Palestinian prisoners in Israeli jails end hunger strike

Strike was called in protest against policy of detention without trial

A girl holds a placard depicting her relative during a demonstration to show solidarity with hunger-striking Palestinian prisoners. Photograph:  Ammar Awad/Reuters

A girl holds a placard depicting her relative during a demonstration to show solidarity with hunger-striking Palestinian prisoners. Photograph: Ammar Awad/Reuters

 

Some 120 Palestinians held in Israeli jails without trial have called off the longest hunger strike in Israel’s history.

Most of the detainees have been on a hunger strike since late April, and 75 of them required hospitalisation.

Qadura Fares, head of the Palestinian prisoners’ club, said the strike was called off partly because it failed to galvanise mass support on the Palestinian street.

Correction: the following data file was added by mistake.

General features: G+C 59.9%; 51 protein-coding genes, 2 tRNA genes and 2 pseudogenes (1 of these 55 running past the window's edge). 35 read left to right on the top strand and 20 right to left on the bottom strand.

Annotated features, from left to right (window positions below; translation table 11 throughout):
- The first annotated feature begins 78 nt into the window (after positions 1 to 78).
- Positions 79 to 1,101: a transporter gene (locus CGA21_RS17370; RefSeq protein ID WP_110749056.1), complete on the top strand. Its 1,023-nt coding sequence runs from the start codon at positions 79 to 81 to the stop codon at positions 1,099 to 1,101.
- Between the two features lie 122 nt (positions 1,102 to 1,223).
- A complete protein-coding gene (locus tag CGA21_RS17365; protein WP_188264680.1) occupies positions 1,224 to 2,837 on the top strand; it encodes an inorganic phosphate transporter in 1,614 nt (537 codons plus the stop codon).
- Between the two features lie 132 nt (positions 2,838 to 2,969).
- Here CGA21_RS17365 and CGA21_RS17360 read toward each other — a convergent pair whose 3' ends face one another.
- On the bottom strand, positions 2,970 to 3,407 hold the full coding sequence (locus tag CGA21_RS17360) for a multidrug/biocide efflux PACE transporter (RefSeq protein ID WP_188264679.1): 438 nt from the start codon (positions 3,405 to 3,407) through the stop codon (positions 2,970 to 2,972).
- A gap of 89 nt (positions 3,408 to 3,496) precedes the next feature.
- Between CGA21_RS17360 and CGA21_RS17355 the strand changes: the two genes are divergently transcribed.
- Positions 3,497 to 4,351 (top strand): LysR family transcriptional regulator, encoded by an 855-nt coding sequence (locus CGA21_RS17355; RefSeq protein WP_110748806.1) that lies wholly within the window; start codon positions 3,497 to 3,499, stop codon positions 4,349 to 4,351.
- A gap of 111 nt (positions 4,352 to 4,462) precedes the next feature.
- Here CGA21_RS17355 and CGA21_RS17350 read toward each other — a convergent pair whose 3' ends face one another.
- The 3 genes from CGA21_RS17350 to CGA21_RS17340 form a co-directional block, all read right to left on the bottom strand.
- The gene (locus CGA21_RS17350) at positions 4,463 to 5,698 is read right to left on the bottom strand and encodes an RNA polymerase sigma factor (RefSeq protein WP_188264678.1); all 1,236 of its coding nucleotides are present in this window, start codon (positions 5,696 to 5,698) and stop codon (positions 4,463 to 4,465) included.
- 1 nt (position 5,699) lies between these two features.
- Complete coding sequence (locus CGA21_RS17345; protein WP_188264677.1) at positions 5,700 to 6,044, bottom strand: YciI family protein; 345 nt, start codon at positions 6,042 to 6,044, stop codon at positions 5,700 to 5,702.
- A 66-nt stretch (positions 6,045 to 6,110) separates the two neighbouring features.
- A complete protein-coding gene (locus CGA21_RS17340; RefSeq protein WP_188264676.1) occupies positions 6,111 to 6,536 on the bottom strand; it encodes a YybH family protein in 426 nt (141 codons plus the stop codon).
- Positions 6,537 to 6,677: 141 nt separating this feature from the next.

Israeli prime minister Binyamin Netanyahu said Israel’s determined policy helped bring an end to the protest.

Clear policy

The strike was called in protest against Israel’s administrative detention, a policy of holding prisoners without trial that dates back to when the British ruled Palestine from 1920-1948.

Israel prisons service spokeswoman Sivan Weizman said the policy would remain in place.

“This arrangement to end the strike does not involve any suspension or cancellation of the use of administrative detention.”

Of the approximately 5,000 Palestinians held in Israeli jails, nearly 200 are held in administrative detention.

The number is likely to rise sharply due to Israel’s current security crackdown in the West Bank following the kidnapping two weeks ago of three Israeli teenagers.

So far 371 Palestinians have been arrested – 280 of them Hamas members – and most are expected to be placed in administrative detention.

In an attempt to prevent further hunger strikes, the Israeli government plans to introduce a Bill next week that would allow the authorities to force-feed prisoners.

The draft law has been criticised by human rights groups and the Israel Medical Association, which argued that many of its members would refuse to force-feed prisoners.

Knesset member Miri Regev said the Bill would still be voted on next week, even though the strike is over.